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Antony Antoniou – Luxury Property Expert

UK Housing Market Suffers Biggest Blow to House Prices Among Major European Economies

UK Housing Market Suffers Biggest Blow to House Prices Among Major European Economies


In a concerning turn of events, the UK has experienced a significant decline in house prices, surpassing any other major European economy. With persistent inflation and rising mortgage rates dissuading potential buyers, the housing market has taken a considerable hit. This blog post explores the factors behind this downturn and sheds light on the implications for homeowners and the broader economy.

House Prices Plummet:

According to a report by Knight Frank, house prices in the UK fell by 3.1% on an annual basis in the first quarter of 2023. Comparatively, Germany experienced a 1% decline, while France witnessed a 2.7% rise during the same period. Italy’s prices grew by 1.1%, and Spain recorded an impressive growth of 3.1%. These statistics underscore the magnitude of the decline in the UK housing market.

Inflation and Mortgage Rates Take Their Toll:

One of the primary culprits behind the current housing market crisis is the rampant inflation plaguing the UK. Consumer price inflation currently stands at 8.7%, significantly higher than the Bank of England’s target of 2%. Moreover, core inflation, which excludes volatile costs like food and energy, reached 7.1% in May—the highest rate since 1992. These inflationary pressures have made potential buyers wary, leading to a decrease in demand for housing.

Simultaneously, mortgage rates have doubled, compounding the challenges faced by prospective homeowners. The average two-year fixed-rate mortgage now stands at 6.47%, compared to 3.25% a year ago, as reported by Moneyfacts. These soaring rates have made it increasingly difficult for individuals to afford homeownership, further exacerbating the downturn in the housing market.

Understanding the Market Dynamics:

Liam Bailey, global head of research at Knight Frank, highlights two crucial factors contributing to the UK’s weaker market conditions. Firstly, the higher prevalence of inflation in Britain compared to other countries in the Eurozone has significantly impacted house prices. Secondly, the structure of the UK mortgage market, with a greater proportion of shorter-term fixed-rate products, has made the market more vulnerable to rapid increases in the cost of debt.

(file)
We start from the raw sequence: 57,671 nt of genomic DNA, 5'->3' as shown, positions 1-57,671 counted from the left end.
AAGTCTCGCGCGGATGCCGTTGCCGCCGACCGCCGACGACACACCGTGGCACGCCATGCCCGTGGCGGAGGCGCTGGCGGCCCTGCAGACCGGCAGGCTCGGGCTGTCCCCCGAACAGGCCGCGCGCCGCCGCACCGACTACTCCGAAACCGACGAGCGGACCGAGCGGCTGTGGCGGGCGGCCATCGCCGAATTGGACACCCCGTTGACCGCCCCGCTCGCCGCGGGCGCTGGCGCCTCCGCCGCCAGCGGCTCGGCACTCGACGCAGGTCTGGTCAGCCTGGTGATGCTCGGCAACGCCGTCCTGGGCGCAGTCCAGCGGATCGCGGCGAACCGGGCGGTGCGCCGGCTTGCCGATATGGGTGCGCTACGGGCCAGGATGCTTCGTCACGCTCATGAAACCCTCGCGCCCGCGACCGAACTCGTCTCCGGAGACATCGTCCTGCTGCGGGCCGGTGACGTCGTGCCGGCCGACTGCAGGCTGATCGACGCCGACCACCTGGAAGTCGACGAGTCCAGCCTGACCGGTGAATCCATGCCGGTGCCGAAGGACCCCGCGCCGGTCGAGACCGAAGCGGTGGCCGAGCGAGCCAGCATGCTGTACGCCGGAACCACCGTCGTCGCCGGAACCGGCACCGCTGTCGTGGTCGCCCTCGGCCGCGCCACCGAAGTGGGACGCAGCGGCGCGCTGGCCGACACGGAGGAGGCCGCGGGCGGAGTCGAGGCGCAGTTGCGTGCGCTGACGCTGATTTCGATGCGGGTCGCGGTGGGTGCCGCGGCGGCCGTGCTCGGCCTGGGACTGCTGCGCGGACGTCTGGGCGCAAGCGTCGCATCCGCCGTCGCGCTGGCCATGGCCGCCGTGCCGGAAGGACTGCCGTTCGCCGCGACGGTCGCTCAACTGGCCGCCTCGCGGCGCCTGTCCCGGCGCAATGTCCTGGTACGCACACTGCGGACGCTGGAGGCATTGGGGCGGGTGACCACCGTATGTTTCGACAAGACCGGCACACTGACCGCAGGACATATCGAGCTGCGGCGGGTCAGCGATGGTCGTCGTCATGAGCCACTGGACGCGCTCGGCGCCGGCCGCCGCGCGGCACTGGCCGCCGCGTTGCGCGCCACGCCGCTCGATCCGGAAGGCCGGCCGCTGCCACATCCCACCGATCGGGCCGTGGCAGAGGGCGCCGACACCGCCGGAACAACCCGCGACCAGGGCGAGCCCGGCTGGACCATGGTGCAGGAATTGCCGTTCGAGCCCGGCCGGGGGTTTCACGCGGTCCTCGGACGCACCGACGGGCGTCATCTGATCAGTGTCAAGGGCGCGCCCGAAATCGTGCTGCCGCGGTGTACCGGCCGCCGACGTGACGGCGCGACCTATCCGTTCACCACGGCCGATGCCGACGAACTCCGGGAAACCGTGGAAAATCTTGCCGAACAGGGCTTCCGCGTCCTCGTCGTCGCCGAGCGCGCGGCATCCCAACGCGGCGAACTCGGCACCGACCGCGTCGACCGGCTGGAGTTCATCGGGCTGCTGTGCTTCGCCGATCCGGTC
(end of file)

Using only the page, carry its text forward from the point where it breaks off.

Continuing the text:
Global House Price Slowdown:

It is worth noting that the UK is not alone in witnessing a housing market slowdown. Knight Frank’s report indicates that global house prices experienced their slowest annual growth since 2015 during the first quarter of 2023. Across 56 markets, house price growth declined to 3.6%, down from the 5.7% recorded in the previous quarter. This global trend reflects a broader economic shift impacting real estate markets worldwide.

Central London Hit Hardest:

A separate study reveals the severe impact of soaring borrowing costs on the Central London housing market. The average price of a family home in this region has plummeted by 7.2% since its peak in the previous summer. For homes worth under £2 million in prime Central London (PCL) postcodes, this decline equates to a £108,000 decrease in value. However, high-end properties valued at over £2 million experienced a smaller decline of only 0.8% year-on-year, demonstrating their resilience to interest rate fluctuations.


The UK housing market is grappling with a substantial blow to house prices, surpassing any other major European economy. Rampant inflation and rising mortgage rates have deterred buyers and led to a decrease in demand. These challenges have placed significant strain on the market and have wider implications for the overall economy. As the situation unfolds, homeowners and industry experts will closely monitor developments, hoping for a resurgence in the housing market in the near future.

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